Business rules stored as a Python or Ruby backed Domain Specific Language could be extremely useful - they can be read / written by business managers, rather than programmers, and even changed at runtime.

To add user scripting to an application (and yes - everything discussed in this article applies to Silverlight) you need to decide how you will present an API to the user code. One example of this is part of this presentation.

Resolver One

Resolver One - Spreadsheet development environment

Resolver One is the project I have been working on since 2006. It is a spreadsheet development environment (i.e. highly programmable spreadsheet client for the creation of powerful spreadsheet systems). It embeds IronPython for user scripting of spreadsheets - including exposing the whole spreadsheet object model to user code. It also happens to be written in IronPython, but uses the IronPython hosting API to provide a Python engine for every open document.


The Intellipad tool, part of the Oslo framework, is extensible with (and partly written in) IronPython.

@Metadata.CommandExecuted('{Microsoft.Intellipad}BufferView', '{Microsoft.Intellipad}OpenExplorerAtBuffer', 'Ctrl+B')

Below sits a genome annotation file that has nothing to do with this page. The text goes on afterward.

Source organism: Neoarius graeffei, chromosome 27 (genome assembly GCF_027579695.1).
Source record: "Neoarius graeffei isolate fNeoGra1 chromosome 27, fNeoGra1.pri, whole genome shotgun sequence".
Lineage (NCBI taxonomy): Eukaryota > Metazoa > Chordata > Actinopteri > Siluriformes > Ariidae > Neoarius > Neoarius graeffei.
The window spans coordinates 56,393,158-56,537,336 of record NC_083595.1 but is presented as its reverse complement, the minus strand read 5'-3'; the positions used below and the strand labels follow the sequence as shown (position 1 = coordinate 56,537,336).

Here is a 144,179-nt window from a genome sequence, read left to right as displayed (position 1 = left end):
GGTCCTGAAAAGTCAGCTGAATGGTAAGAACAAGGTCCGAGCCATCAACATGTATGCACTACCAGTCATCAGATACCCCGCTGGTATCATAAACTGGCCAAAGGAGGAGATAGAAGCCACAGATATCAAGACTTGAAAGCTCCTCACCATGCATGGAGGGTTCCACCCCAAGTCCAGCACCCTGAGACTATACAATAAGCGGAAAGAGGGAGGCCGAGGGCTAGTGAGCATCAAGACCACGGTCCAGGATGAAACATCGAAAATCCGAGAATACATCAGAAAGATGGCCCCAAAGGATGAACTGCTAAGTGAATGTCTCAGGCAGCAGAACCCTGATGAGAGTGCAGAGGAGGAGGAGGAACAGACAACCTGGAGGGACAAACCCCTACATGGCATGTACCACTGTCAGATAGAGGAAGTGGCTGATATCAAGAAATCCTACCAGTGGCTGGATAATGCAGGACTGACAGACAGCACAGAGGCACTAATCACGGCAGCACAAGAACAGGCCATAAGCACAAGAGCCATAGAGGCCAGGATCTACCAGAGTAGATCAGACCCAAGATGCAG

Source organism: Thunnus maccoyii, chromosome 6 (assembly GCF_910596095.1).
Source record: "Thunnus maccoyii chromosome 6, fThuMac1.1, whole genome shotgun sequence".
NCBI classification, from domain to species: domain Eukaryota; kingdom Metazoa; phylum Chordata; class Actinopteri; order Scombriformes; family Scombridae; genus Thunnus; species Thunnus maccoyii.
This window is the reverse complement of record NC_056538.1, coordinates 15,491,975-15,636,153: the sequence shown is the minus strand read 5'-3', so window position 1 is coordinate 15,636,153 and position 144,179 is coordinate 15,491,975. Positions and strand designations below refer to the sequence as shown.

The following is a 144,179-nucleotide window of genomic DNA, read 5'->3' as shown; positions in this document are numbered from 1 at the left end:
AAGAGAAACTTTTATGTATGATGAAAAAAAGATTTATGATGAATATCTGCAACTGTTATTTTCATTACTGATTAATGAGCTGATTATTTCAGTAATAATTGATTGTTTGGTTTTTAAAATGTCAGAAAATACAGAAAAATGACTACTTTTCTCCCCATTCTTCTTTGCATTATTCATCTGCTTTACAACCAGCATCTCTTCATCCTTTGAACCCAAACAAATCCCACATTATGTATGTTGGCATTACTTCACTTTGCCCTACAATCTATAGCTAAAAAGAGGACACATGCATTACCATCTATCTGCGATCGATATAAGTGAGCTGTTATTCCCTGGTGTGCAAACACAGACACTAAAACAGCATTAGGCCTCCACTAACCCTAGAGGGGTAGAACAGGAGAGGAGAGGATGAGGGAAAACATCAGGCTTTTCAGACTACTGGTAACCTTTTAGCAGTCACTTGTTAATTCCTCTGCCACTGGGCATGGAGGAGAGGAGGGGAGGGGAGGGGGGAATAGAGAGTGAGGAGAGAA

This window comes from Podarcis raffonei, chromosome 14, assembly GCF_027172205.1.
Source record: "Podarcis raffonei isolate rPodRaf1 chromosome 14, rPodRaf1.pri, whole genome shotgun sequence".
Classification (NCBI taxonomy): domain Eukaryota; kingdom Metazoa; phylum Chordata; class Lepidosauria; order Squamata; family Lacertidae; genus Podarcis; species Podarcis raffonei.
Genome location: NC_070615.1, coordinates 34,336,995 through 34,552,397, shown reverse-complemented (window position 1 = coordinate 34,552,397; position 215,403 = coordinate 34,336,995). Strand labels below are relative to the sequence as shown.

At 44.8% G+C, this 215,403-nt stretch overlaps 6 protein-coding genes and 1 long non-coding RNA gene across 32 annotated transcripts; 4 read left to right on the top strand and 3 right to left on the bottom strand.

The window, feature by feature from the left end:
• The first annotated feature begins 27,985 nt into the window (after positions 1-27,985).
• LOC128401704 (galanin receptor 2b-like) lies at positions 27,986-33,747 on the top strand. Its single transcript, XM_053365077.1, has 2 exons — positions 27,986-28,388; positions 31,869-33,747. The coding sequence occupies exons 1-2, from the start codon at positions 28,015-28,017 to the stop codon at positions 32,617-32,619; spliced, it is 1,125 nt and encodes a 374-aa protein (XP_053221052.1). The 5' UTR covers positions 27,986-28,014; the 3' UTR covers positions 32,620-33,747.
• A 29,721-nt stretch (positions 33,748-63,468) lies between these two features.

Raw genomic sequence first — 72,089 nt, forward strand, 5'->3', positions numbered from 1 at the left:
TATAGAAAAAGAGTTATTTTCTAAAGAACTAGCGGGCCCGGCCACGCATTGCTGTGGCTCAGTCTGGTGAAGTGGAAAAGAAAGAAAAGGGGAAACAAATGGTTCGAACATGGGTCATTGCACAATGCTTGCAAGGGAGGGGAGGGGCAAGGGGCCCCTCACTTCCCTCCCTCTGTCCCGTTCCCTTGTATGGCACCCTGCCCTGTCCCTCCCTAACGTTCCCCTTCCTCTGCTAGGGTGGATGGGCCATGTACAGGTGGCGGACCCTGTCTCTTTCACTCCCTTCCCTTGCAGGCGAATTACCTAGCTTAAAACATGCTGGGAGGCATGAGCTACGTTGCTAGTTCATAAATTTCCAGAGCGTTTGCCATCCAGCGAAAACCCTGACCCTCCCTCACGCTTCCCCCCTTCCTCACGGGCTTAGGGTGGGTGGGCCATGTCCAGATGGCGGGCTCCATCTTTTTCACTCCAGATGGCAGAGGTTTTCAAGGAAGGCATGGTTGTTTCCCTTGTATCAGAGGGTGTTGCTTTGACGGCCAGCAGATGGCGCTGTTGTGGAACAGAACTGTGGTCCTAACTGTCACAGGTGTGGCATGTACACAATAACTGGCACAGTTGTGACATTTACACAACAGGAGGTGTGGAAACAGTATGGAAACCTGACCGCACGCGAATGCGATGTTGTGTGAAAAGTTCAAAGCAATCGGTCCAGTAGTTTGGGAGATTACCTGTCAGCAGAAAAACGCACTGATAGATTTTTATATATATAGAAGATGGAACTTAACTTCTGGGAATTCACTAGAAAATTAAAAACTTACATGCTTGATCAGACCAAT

def OpenExplorerAtBufferExecute(target, sender, args):
    file = sender.Buffer.Uri.AbsolutePath
    exists = File.Exists(file)
    if exists:

Almost all commands that are available in Intellipad have been written in Python using the object model exposed by the application. The Python files are scattered inside the Settings directory. Commands.py contains most of the commands for Intellipad.

The commands are implemented as functions and are registered with Intellipad with a decorator. This is one example of how to present an API to users scripting your application.


Crack.NET is a debugger and application explorer that lets interact with winforms / WPF applications.

The Crack.NET Launcher
The Python scripting interface

Crack.NET gives you access to the internals of a WPF or Windows Forms application running on your computer. Crack.NET allows you to “walk” the managed heap of another .NET application, and inspect all values on all objects/types. It also lets you execute Python scripts to interact with those objects.

Our Example Application

An example application that embeds IronPython

This article works A C# / VB.NET .NET application that loads Python plugins at runtime and exposes an API to them - with buttons to execute the plugin code.

This application is one of the four example applications from the embedding chapter of IronPython in Action (chapter 15). It is available for download in C# and VB.NET from the book website.

If you download the sources for chapter 15, this example is in the 15.3 folder, with projects for both C# and VB.NET. It uses the IronPython 2 final assemblies (included).

You may also be interested in chapter 14 that is on writing C# / VB.NET classes that are intended to be used from IronPython.